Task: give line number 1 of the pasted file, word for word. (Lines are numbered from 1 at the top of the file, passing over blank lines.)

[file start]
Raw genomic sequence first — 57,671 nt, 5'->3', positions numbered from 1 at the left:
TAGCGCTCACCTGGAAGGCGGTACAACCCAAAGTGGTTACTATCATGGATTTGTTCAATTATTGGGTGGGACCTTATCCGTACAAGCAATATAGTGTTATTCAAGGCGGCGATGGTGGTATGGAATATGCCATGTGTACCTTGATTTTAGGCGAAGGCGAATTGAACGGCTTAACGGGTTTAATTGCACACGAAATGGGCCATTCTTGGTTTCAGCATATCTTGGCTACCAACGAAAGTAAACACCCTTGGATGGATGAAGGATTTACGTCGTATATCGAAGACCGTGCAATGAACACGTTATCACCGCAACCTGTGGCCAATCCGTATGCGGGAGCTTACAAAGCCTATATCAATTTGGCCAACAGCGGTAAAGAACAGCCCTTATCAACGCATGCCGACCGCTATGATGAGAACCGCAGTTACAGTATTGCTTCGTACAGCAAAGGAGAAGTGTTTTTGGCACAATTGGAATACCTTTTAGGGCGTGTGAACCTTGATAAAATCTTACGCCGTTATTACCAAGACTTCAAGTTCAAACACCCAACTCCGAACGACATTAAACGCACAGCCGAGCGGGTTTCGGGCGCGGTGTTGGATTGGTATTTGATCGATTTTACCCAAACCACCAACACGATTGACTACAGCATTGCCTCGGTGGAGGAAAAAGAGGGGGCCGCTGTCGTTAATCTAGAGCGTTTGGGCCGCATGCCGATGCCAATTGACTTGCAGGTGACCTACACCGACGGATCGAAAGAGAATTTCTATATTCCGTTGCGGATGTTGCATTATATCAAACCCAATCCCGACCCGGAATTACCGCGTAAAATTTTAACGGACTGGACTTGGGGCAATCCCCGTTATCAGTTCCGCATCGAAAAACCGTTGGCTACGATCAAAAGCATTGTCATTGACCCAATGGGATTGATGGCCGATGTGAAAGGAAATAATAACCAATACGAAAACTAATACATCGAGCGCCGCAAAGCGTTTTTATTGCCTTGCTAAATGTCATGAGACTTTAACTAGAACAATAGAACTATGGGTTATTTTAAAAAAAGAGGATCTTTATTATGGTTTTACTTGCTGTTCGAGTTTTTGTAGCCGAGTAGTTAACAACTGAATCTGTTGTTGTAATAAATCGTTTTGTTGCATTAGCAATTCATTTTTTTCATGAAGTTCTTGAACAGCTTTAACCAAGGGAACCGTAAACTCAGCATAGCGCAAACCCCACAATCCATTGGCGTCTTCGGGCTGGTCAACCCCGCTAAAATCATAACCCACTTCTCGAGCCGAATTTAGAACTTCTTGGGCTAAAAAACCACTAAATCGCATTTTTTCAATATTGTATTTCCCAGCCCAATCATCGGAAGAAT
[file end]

Raw genomic sequence first — 57,671 nt, 5'->3', positions numbered from 1 at the left: